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Baxter Regional Health System Residency Programs Give Nurses a Head Start

  • Category: News, Pulse
  • Posted On:
  • Written By: Dwain Hebda
Baxter Regional Health System Residency Programs Give Nurses a Head Start

Baxter Regional is unlike the vast majority of hospitals in the country — and almost every hospital of its size — for its Magnet® status, the highest mark of excellence in nursing on Earth. But the hospital is identical to every hospital in existence in the challenges it faces to attract and retain the nursing personnel necessary to serve its patients.

Now, two new nurse residency programs are helping Baxter Regional address the latter problem, leveraging the kind of thinking and innovation that landed the small-town hospital its global recognition. The program, which targets newly hired licensed practical nurses (LPN) and nursing assistants, joins the hospital’s successful registered nurse (RN) residency program as a way to integrate personnel into hospital operations quickly.

“This is boot camp for nurses and the nursing assistants. That’s exactly the way we explain it,” said Sarah Brozynski, Baxter Regional’s director of education, who heads up the three programs. “The purpose of the residency program is to develop technical skills and get them used to working in an acute care setting.

“We also teach them how to process situations through critical thinking, especially the LPNs, because their formal training is only three semesters long in the academic world. They come to us, and although they have basic nursing skills, we have to brace them up a little bit, get them to think and to anticipate and to learn how to work with their RN counterparts.”

The idea to launch a residency program for LPNs and nursing assistants was born out of Baxter Regional’s RN residency that has been in existence here since 2013.

“If you look at our RN residency, we’ve put over 100 nurses through that program. One of the reasons they tell us they chose Baxter Regional is because of the residency,” Brozynski said. “Now, one of the reasons the LPNs are coming to us is because we have a residency. For the next incoming class, we already have people asking if we’re going to do it again, and we’ve let them know these programs are here to stay.”

Two elements make Baxter Regional’s residency training as effective as it is. The first is the Ed & Gayle Goodman Sim Center that the hospital opened about a year ago, providing medical manikins for nursing residents to practice on.

“The lab mimics a real hospital unit,” Brozynski said. “The clinical educators set up the patient rooms with manikins who respond to algorithms. We can make the blood pressures rise, we can make them dip, we can make them cry, we can make them moan. We’ll have several things going on in the rooms at the same time. Then we’ll throw a code in there, and we look to see how the nurse responds, what the response time is for taking vitals, how do they react when a patient goes unresponsive, how long it takes them to call a Code Blue.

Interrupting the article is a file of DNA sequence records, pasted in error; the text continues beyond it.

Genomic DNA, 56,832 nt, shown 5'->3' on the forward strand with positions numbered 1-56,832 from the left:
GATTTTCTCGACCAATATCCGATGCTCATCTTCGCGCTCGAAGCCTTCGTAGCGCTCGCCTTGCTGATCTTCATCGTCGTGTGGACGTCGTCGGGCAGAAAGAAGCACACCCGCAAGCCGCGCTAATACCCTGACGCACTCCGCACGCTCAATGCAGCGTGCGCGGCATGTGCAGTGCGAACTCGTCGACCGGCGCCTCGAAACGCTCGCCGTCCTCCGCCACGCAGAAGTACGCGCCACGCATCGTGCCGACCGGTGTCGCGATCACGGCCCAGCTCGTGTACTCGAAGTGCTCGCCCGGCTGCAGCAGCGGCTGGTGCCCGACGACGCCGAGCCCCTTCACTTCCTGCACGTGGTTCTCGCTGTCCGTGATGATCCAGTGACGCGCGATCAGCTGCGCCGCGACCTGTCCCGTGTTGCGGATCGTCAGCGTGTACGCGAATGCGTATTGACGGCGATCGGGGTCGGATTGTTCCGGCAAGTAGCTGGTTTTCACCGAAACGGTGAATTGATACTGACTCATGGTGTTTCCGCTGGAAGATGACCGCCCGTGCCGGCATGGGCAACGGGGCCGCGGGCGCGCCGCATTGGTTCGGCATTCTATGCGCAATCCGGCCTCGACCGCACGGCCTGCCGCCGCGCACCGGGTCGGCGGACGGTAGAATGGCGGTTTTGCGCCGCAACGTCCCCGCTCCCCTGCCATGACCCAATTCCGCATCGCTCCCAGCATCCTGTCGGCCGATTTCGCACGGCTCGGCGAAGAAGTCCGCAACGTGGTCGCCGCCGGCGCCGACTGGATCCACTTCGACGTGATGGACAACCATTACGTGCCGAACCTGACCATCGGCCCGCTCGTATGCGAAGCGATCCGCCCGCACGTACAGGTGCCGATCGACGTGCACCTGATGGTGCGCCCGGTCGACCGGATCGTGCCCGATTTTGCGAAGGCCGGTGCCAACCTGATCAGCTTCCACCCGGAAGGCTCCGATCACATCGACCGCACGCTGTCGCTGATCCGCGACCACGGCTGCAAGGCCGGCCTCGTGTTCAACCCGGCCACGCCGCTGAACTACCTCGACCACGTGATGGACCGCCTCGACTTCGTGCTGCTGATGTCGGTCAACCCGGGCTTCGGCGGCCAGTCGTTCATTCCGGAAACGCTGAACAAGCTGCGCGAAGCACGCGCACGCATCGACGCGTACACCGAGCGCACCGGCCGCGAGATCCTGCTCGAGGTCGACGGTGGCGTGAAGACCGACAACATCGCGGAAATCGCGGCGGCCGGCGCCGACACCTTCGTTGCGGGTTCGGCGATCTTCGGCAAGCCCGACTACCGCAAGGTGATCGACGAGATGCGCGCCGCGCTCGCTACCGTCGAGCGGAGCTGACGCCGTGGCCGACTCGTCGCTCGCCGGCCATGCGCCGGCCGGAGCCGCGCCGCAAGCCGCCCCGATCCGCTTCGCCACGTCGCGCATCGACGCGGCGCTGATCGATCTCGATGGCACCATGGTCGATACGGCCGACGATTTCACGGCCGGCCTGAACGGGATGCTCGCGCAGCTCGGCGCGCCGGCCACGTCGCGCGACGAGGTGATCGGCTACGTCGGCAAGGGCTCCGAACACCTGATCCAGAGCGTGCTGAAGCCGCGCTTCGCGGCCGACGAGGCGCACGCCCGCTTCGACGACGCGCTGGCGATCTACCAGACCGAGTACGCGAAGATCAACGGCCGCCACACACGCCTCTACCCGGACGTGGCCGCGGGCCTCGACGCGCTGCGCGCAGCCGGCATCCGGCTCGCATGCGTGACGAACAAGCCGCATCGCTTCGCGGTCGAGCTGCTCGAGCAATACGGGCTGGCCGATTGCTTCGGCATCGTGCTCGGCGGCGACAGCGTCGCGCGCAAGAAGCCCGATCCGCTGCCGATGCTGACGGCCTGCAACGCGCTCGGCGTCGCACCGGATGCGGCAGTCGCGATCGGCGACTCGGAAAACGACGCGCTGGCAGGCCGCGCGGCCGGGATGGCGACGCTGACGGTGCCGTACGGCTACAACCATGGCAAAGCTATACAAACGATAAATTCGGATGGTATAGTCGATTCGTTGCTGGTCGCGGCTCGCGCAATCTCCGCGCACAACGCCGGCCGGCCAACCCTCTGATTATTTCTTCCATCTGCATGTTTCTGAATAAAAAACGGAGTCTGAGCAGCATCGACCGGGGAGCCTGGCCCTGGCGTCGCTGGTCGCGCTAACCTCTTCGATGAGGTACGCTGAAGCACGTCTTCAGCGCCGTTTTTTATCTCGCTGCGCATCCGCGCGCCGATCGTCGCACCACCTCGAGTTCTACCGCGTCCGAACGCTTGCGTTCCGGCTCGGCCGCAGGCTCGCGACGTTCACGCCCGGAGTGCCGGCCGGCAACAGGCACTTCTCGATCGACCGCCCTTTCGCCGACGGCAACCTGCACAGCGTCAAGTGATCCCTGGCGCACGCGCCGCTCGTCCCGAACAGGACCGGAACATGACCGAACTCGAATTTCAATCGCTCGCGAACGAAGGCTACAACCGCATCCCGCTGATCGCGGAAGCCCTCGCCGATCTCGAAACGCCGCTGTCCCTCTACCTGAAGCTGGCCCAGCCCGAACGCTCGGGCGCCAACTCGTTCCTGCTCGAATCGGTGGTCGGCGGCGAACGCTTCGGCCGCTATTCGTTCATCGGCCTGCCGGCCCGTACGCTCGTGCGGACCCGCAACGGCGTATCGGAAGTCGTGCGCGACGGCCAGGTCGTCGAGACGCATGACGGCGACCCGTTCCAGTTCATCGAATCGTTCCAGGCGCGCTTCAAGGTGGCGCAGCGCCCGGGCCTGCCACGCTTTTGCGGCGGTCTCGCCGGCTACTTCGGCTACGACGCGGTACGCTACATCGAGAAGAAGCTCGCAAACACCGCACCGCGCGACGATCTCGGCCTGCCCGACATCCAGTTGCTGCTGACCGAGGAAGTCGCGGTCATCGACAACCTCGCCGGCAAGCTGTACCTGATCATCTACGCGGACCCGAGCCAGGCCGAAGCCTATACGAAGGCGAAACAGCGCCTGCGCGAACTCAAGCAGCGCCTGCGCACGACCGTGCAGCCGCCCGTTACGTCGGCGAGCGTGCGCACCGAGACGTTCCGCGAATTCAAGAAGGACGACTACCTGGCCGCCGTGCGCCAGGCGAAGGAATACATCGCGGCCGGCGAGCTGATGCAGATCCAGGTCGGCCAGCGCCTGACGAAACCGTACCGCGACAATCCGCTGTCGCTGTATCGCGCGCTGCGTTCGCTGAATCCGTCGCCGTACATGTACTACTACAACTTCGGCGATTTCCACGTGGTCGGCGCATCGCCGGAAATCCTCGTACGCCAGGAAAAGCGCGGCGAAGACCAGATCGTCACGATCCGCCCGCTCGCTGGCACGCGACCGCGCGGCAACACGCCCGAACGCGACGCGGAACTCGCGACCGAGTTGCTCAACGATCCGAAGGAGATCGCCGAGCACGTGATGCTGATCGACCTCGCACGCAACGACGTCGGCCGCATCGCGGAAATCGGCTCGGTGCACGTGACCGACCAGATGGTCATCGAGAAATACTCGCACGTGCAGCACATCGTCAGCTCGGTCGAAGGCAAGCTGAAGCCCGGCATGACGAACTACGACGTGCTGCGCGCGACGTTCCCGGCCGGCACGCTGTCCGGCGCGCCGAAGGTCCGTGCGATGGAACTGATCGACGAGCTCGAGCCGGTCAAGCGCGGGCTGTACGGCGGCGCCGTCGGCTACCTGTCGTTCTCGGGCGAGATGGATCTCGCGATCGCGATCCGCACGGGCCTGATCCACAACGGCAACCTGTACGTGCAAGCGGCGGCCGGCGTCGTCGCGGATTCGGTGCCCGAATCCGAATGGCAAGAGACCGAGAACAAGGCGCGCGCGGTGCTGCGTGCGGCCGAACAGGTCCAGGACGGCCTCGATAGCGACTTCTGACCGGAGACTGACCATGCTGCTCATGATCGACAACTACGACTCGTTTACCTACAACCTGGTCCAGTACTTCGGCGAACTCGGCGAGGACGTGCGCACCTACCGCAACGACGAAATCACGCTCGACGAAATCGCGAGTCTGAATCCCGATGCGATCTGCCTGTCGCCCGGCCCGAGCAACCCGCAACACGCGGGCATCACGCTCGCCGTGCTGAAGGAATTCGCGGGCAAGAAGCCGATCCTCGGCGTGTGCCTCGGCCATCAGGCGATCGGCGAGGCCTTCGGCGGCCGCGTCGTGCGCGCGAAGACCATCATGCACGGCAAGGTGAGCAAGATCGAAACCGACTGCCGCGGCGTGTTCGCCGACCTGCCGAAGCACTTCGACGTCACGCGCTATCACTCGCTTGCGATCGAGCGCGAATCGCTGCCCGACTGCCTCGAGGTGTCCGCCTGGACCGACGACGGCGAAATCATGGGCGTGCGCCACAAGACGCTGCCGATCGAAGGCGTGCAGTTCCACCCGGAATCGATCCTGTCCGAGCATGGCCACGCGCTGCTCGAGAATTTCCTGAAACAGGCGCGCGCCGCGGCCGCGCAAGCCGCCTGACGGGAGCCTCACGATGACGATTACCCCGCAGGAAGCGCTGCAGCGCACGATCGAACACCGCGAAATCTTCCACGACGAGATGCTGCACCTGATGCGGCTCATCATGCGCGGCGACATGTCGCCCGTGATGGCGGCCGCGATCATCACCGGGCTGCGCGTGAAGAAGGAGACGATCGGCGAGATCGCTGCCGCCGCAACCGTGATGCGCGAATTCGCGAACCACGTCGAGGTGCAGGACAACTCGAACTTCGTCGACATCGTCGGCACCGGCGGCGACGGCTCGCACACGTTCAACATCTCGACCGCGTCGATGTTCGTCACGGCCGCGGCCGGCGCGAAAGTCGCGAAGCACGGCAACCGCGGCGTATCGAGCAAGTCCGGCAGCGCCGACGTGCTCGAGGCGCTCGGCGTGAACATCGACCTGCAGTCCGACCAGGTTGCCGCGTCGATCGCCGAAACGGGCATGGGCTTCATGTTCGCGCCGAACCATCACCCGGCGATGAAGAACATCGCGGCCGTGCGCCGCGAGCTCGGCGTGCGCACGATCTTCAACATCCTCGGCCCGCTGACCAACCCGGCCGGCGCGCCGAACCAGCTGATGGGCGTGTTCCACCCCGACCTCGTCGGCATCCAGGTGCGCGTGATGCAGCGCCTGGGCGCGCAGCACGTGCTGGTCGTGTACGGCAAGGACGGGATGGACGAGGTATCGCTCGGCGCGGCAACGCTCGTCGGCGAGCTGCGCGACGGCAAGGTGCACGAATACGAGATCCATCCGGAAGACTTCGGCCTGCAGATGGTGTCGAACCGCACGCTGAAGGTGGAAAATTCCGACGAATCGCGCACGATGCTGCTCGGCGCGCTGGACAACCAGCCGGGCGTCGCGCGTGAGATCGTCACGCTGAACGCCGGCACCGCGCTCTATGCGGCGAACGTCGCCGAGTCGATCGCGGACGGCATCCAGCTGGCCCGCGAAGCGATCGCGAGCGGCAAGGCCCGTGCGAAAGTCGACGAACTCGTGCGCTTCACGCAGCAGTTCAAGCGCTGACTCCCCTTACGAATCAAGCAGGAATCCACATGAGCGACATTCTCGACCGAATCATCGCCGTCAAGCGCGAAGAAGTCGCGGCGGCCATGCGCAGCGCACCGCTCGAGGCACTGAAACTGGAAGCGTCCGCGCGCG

“We tie all those skills together by simulating a situation. We’re also videotaping everything, so we’re able to time everything, then we roll the tape back to coach the student and give them a chance to self-audit their performance.”

The second, equally critical element of the program is the role of preceptors, experienced nurses who serve as real-world, real-time mentors to the newcomer. Preceptors have long been used in nursing circles, and Baxter Regional has taken this time-honored tactic and enhanced it to provide more informed, consistent training.

“We really focus on the preceptors heavily,” Brozynski said. “The preceptors have professional development. They understand adult learning principles. Their job is to work on competence and confidence. They’re teaching the preceptees how to recognize when a patient or a patient family member is in need, how to respond to circumstances where the family is very happy and also how to respond when they have some concerns.

“One thing that sets us apart in particular is we do what’s called a married preceptor state. What that means is, not only is it one-on-one training, but you’re married together. You can’t go take care of a patient without your preceptee right with you, and the preceptee is never left alone.”

Brozynski said the three programs not only result in better, more informed care for patients while helping to maintain staffing levels, but they also build camaraderie and live up to the highest expectations of Baxter Regional’s Magnet® status. That is, to advance and improve the practice of nursing using the latest in technology combined with the best in individualized, one-on-one training.

“We’re using artificial intelligence technology, IBM Watson, to evaluate nurses’ critical-thinking skills and their knowledge of nursing,” she said. “They sit down for about three hours, and they take this initial assessment. Watson is smart enough to analyze what’s being typed and gives us a report that maps out learning opportunities for our people. And then, we combine that with the preceptors.

“I also think what’s important to know is the clinical educators are coming off the bedside. They’re not retired from the bedside and gone full time into education. They are so fresh that they know exactly what is going on in those units, and they’re passing on that knowledge. It makes the training very relevant and plays a tremendous role in the future success of our nurses.”